Last week, for example, while conservative talkers such as Limbaugh and Hannity were hammering away on the theme of Clinton’s faltering campaign, their liberal counterparts Ed Schultz and Randi Rhodes were much quieter on the election.
In a Dec. 19 Washington Post story, media critic Howard Kurtz raised the broader issue of whether Clinton was being treated more harshly by the press than her opponents—or at least her main rival Obama. “Clinton’s senior advisers have grown convinced that the media deck is stacked against them, that their candidate is drawing far harsher scrutiny than Barack Obama,” Kurtz wrote.
If they didn’t like what they were getting in the reportorial media, they may need to shut their ears when the talk media are on.
On his Dec. 10 MSNBC show Tucker Carlson declared that, “By most of the standard measures—polls, money, press and perceived trajectory—it is less and less clear that Hillary Clinton is still the Democratic frontrunner and Barack Obama the challenger.”
That message was driven home visually four nights later on the Fox News Channel’s Hannity & Colmes program. There the campaign conversation included a YouTube video showing a former Clinton precinct captain in Iowa ostentatiously pulling her Clinton sign out of her snowy front lawn and replacing it with an Obama sign.
Politico’s Mike Allen captured the spirit of that moment by noting that, “I saw today Senator Clinton’s campaign described as ‘fragile.’”
Between those hosts ideologically and unalterably opposed to Hillary Clinton and those simply hoping for the excitement of a tighter Democratic race, the talk universe was abuzz with “Hillary’s in Trouble” scenarios last week.
Savage, Steroids, and a Soft Spot for Bonds
The furor unleashed when the Mitchell report identified about 90 ballplayers who allegedly used performance-enhancing drugs didn’t really catch fire in the talk show world last week. At 6% of the newshole, it generated slightly less attention there than in the more general News Index (7%). Ironically, one of the talk hosts to broach the issue was conservative contrarian Michael Savage, even though he acknowledged he is not a sports fan. Still, that didn’t keep him from claiming clairvoyance when the Mitchell report was released.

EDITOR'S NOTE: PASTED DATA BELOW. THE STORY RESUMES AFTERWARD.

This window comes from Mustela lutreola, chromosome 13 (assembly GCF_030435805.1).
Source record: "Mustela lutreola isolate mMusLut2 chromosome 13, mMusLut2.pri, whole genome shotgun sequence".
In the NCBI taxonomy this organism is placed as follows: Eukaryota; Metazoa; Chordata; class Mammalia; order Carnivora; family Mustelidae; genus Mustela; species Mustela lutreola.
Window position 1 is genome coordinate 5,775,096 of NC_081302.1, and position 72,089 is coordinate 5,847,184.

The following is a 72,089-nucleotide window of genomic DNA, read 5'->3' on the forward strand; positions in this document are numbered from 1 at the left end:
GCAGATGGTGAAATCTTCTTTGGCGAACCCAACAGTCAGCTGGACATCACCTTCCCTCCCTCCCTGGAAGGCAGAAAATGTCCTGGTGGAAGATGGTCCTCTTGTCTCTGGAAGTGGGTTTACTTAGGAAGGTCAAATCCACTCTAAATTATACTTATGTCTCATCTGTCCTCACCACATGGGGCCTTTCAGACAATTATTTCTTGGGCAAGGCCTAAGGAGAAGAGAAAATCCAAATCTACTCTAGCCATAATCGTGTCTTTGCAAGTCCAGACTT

“I understand there’s a big steroid scandal in the baseball world,” Savage told his listeners on Dec. 13. “I was right again. When they went after Barry Bonds, if you recall, I was the only one in the media who said ‘leave him alone, it looks like racism to me to pick on this guy.’ You’re picking on him when everybody is using steroids or at least a lot of them are.”
Maybe the San Francisco-based Savage was just showing some geographic loyalty. Bonds played in his city the past 15 years. Whatever the reason, it was more of a classically liberal argument for the conservative Savage to be using the R-word (racism) in Bonds’ defense.
Mark Jurkowitz of PEJ
Top Ten Stories in the Talk Show Index1. 2008 Campaign – 50% 2. U.S. Domestic Terrorism and Prevention – 12% 3. Baseball Steroids Scandal – 6%
4. Immigration – 5% 5. Holiday Season – 3% 6. Iran – 2% 7. Iraq Policy Debate – 1% 8. Global Warming – 1% 9. U.S. Economy – 1% 10. C.I.A. Leak Case- 1%
Top Ten Stories in the broader News Coverage Index1. 2008 Campaign – 26% 2. Baseball Steroids Scandal – 7%
3. U.S. Domestic Terrorism and Prevention – 7% 4. Deep Freeze in Plain States – 6% 5. Events in Iraq – 4% 6. U.S. Economy – 3%
7. Colorado Church Shootings – 3% 8. Global Warming – 3% 9. Immigration – 2% 10. Algerian UN Blast – 2%
Click here to read the methodology behind the Talk Show Index.